This weeks Good, Bad and Ugly has had our resident bike buying expert Scott Redmond on the look out for bikes that cost the same as the new 2017 Yamaha YZF-R6. With a list price of £10,999 the new R6 is not cheap, but as we found out on our road and track tests, it is damn good! But what if a supersport 600 with a tiny pillion seat and zero creature comforts is not your thing? Thats the question Scott has set out to answer this week.
For over 25 years Scott's bought, sold and broken up motorcycles for parts. From doing deals in person under the streetlights of London to surfing the web and buying bikes on his phone he's purchased bargains, howlers and few he'd rather forget.
The Good: Suzuki GSX-R750 Limited
So many motorcyclists look to bikes from their younger days when toying with the idea of buying a motorcycle. We all do it, one minute we’re on eBay looking for some ink for the printer or any other number of dull purchases and then somehow we’ve been doing mental sums on how to release a few thousand quid to buy that LC, FS1E or an emerging classic. For the price of the new state of art Yamaha R6 you could instead buy this slice of 80s coolness. At £10,995, some people might question my sanity at picking this non standard motorcycle that’s only got one seat for my ‘Good’ choice. It’s on the market for the same amount of cash that it would cost you to bung that dazzling Yamaha 600 in to your garage. 80s bikes are on the up price wise, so with that in mind please bare with me. To some people over £10,000 is simply too much for just a 600, but there’s many factors that shape the price of new bikes. I’m not the target audience for a sharp middleweight, so I’ve no opinion either way about how much it is. Besides when did you hear of someone paying straight cash for anything that’s new?
This Slabby is more exciting to me than any new bike could ever be, it’s a nostalgic hug with an engine in it. This bike isn’t even standard, which adds to its charm. There’s a rorty exhaust fitted, some big fat flat slide carbs and other bits to make it more unique. In the real world an old CBR600FM is probably a better riding experience, so what this bike is ladened in coolness and it’s only the price of a new 600.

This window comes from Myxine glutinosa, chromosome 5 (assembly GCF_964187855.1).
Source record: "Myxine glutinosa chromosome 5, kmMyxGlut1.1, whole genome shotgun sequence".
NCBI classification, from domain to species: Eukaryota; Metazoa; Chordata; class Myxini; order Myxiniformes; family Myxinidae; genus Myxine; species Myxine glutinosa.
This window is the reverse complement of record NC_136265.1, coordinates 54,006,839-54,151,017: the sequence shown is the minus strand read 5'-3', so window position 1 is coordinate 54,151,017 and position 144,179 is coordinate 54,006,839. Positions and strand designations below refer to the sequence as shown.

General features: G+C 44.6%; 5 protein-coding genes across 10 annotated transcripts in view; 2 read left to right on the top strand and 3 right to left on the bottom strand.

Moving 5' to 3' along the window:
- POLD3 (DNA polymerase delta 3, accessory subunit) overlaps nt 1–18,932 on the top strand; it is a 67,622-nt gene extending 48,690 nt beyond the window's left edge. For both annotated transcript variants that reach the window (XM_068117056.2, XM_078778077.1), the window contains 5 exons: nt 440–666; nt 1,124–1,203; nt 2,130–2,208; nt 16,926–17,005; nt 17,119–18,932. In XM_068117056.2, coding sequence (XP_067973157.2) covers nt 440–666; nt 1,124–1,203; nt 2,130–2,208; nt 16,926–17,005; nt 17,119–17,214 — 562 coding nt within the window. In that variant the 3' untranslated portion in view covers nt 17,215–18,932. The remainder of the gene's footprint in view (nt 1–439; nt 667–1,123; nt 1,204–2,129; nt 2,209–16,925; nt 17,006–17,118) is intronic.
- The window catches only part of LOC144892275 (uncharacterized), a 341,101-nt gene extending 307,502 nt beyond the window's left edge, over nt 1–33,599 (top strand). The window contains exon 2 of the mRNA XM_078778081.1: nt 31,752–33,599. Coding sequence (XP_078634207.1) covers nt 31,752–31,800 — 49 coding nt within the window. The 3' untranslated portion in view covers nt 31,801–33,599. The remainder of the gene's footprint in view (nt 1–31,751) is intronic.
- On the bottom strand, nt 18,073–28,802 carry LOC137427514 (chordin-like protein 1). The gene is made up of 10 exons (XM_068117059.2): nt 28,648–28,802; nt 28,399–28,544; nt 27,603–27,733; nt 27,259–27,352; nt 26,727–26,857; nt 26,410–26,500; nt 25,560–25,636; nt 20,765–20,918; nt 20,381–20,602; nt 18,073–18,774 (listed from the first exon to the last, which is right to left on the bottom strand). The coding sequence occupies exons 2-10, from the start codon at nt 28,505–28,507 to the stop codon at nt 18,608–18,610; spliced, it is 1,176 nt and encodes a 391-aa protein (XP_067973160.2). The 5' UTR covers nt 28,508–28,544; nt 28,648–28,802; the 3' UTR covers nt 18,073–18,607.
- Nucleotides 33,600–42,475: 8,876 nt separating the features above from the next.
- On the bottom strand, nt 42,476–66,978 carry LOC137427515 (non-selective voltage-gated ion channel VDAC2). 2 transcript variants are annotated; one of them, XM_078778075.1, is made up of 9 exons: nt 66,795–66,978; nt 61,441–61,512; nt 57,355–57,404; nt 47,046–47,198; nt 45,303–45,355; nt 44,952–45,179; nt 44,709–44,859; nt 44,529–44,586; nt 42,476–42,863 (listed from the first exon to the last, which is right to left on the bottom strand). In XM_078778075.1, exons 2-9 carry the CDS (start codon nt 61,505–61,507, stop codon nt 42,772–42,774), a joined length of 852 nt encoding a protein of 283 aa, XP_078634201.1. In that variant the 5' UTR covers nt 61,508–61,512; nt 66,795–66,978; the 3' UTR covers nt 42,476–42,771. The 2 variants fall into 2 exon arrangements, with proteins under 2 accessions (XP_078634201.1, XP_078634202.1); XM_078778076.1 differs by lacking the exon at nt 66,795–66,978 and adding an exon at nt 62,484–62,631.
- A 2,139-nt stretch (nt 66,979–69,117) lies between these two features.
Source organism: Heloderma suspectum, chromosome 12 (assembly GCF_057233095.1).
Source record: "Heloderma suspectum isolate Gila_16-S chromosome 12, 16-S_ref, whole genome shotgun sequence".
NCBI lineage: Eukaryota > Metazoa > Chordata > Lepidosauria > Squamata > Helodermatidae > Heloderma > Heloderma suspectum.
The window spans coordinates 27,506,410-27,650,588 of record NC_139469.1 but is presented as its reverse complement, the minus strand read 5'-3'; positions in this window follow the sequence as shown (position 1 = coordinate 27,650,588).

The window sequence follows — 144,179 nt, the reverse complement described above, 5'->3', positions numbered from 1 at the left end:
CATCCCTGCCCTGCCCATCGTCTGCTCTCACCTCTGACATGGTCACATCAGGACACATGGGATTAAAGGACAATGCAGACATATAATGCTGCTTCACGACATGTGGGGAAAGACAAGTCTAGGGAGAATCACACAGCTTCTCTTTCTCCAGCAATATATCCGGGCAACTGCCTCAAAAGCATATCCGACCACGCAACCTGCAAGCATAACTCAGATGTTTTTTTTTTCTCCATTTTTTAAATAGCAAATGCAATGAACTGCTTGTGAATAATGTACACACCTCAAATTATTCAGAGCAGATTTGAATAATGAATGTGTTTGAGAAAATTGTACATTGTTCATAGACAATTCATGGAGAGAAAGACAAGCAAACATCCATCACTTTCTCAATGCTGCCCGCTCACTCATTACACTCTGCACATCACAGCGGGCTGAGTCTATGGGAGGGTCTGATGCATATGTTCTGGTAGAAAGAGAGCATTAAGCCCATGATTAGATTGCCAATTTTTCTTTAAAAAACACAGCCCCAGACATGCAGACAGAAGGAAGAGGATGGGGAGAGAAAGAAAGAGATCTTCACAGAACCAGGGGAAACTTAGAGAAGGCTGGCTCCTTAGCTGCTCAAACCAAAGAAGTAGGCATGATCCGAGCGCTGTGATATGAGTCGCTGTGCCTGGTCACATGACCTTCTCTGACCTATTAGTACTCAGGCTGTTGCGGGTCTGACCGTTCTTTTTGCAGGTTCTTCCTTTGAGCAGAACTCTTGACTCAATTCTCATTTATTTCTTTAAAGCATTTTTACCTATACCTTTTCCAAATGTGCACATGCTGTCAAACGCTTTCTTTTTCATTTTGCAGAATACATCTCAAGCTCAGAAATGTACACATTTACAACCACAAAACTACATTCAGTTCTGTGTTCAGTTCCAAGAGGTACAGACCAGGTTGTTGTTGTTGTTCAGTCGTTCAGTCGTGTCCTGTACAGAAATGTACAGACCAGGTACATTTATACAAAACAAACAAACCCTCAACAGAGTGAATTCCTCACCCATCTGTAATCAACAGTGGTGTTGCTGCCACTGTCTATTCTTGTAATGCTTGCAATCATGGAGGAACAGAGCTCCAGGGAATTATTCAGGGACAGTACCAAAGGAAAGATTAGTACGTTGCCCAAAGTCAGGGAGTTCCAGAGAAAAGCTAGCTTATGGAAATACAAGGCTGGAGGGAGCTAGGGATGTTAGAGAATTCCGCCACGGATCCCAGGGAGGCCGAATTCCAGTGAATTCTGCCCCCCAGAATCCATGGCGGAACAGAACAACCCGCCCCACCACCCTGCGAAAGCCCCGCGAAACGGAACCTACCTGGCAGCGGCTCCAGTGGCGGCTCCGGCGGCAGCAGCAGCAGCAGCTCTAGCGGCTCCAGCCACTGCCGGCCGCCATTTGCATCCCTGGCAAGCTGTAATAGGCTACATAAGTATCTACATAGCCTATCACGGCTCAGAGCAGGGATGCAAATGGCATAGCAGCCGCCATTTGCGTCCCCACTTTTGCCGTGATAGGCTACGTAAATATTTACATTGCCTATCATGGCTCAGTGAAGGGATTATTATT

The Limited Edition came with forks and wheels from the GSX-R1100H.
The Limited had a dry clutch fitted.
The Bad:Kawasaki ZX750E Turbo
It might have been the best of the factory turbo bikes but that doesn’t make it worth £11,000. At even half of that figure most sensible folk would have a long hard ponder before emptying the bank balance. This bike does look to be one of the better examples on the market. The 750 Turbo just looks too much like a GPz750 uni trac to set your pulse racing, unlike the bonkers Z1R TC that Kawasaki based on the Z1R. In these days of supercharged H2s down at your local Kawasaki dealer, it leaves me wondering why you’d pay £11,000 for an eight valve air cooled Kawasaki that’s had a turbo lobbed on it.
Kawasaki never gave the 750 Turbo the GPz badge.
The Ugly: HondaCB750 K4
To some the 1969 CB750K0 was the first superbike, others will convince you that the Kawasaki Z1 is the real king. One thing they’ll agree on is the CB750K4 isn’t a bike you’d rush to spend £11,000 on. Those first K0 models make massive money, I know of one that changed hands for just over £50,000, it was a rather delicious example. It’s the first of the breed that in time catches our attention, just look at prices of 1992 CBR900RRN Fireblade compared to a 1998 RRW model. The fact that the RRW model is probably the nicer bike to ride doesn’t influence prices either. The CB750 came and went over the years before the new DOHC model arrived in the late 70s.
The SOHC engine is a popular motor for custom bike builders.